The Winnipeg Free Press is reporting that the cost to the city will now be $7.25 million — up $3 million over the initial budget.
That means that Hydro is covering $18 million of the project in the name of infrastructure renewal.
There are a few questions that a person might ask at this stage:
- If Manitoba Hydro is paying $18 million for infrastructure renewal, why wasn’t this project in their infrastructure renewal plan?
- Is Hydro subsidizing BRT, and if so why?
- Is the city going to pay the full amount by 2016 as scheduled?
- Will the additional $3 million come from the construction contingency? Where will the cash be found?
- If the project goes over budget, might the City be on the hook for even more?
One of the knocks against the initial design of the extension to Winnipeg’s meagre Bus Rapid Transit route was the cost of acquiring land alongside CN’s Letellier main line west of Pembina Highway. The current “dogleg” route along a Manitoba Hydro corridor does not involve any land acquisition costs, according to an alignment study completed in January 2013. There is plenty of land amongst the high voltage hydro towers, and it was assumed to be free for comparison purposes.
Though the land may be free, the study acknowledged that there may be a cost to reconfiguring the hydro towers to accommodate a rapid transit corridor. The Capital Integration Project details that were presented to The Standing Policy Committee on Infrastructure Renewal and Public Works a year and a half later, on June 3, 2014, confirmed that there would be a cost, and put a number to that cost: “a sole source contract up to $4.25 million (included in the project budget)” will be awarded to Manitoba Hydro “for early works required to prepare the Hydro Corridor before construction of the Transitway begins in 2016.”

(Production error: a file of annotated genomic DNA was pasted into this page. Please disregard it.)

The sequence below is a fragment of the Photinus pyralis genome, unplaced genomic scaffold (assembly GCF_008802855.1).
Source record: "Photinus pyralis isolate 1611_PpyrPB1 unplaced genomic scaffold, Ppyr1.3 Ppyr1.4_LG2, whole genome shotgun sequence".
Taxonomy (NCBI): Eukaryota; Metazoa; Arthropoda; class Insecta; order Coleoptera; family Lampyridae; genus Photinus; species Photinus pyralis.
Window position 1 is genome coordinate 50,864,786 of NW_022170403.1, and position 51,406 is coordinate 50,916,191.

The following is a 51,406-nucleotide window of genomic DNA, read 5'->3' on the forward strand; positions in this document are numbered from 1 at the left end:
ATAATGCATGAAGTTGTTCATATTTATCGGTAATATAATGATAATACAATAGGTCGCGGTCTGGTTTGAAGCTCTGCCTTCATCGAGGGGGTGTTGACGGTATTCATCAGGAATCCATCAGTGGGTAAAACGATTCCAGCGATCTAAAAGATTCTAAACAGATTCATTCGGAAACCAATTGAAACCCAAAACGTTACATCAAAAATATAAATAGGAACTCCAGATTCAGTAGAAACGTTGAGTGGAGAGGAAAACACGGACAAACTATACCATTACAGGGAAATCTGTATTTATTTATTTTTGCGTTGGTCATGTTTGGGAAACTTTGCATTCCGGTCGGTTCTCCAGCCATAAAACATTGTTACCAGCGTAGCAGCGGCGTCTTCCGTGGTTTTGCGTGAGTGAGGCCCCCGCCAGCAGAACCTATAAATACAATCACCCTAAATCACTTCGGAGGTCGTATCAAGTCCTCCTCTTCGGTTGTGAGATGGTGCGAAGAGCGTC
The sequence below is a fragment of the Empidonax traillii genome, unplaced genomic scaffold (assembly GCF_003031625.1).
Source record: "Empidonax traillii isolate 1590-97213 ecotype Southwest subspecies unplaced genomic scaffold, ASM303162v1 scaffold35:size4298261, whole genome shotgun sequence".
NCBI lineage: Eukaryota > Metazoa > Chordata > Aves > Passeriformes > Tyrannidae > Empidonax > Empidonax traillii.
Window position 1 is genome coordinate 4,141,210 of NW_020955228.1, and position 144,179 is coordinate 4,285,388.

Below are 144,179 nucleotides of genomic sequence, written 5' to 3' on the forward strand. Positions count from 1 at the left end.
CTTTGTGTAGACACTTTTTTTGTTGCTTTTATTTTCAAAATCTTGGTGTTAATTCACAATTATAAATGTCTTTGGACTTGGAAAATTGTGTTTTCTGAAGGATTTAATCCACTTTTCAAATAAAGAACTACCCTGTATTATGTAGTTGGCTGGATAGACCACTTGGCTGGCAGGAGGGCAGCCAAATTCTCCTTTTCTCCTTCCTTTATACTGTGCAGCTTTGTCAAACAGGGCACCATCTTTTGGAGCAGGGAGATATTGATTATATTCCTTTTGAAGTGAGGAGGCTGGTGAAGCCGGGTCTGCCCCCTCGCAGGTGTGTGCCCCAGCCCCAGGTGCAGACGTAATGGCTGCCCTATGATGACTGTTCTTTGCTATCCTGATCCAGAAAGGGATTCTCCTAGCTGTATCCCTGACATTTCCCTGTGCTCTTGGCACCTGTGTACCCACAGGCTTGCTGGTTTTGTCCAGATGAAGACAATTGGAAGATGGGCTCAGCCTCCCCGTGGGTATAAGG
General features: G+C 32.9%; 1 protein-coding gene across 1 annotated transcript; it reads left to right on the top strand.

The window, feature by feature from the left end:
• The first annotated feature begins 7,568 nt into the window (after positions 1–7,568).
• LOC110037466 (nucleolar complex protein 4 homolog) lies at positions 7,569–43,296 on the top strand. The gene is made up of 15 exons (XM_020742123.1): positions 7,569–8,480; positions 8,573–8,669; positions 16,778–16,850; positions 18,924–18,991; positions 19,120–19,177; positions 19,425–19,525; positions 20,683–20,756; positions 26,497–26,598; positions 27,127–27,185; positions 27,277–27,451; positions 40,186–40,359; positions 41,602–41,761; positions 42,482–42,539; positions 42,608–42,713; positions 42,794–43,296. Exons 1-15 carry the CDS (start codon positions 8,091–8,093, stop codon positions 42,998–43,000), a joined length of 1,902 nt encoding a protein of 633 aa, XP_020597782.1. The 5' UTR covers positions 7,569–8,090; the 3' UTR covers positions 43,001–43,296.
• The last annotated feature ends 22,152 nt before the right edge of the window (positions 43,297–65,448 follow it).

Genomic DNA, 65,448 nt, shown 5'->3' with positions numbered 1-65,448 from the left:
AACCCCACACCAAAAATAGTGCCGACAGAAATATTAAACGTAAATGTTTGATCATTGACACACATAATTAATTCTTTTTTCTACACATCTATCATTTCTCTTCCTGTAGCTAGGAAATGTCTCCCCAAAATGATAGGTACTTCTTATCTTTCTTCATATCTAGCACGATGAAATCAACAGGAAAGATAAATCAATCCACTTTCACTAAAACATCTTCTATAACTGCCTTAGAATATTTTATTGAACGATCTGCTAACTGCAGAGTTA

The details of this preparation including diagrams of the proposed hydro tower configurations are now available on the Manitoba Hydro web site, but the documents do not include an estimate of the costs. So I asked. To Hydro’s credit, they gave me an answer: “Activities outlined in this project are currently estimated at 25 million dollars.”
So, the question needs to be asked: if $4.25 million is included in the budget, and the project is going to cost $25 million or more (it’s not unprecedented for Hydro projects to go over budget you know) then where is the additional $20+ million going to come from? According to the Capital Integration Plan, “it is expected that the costs would be paid by the City to Manitoba Hydro in 2016 even though the commitment to reimburse Manitoba Hydro would be made in 2014.” Is Brian Bowman, our new BRT-friendly mayor, going to commit to paying Hydro the additional money before the end of the year? Does he plan on paying the full amount by 2016? If so, he has some work to do.
The good news for Mr. Bowman is that he won’t have to dole out the entire $25 million. This is because, according to Manitoba Hydro, the amount also includes the cost of updating “aging infrastructure”. Hydro is taking this opportunity to replace the steel transmission towers with a newer design. How much of the $25 million is a result of relocating for BRT and how much is due to the aging infrastructure is unknown. My Hydro contact said that this was still being worked out.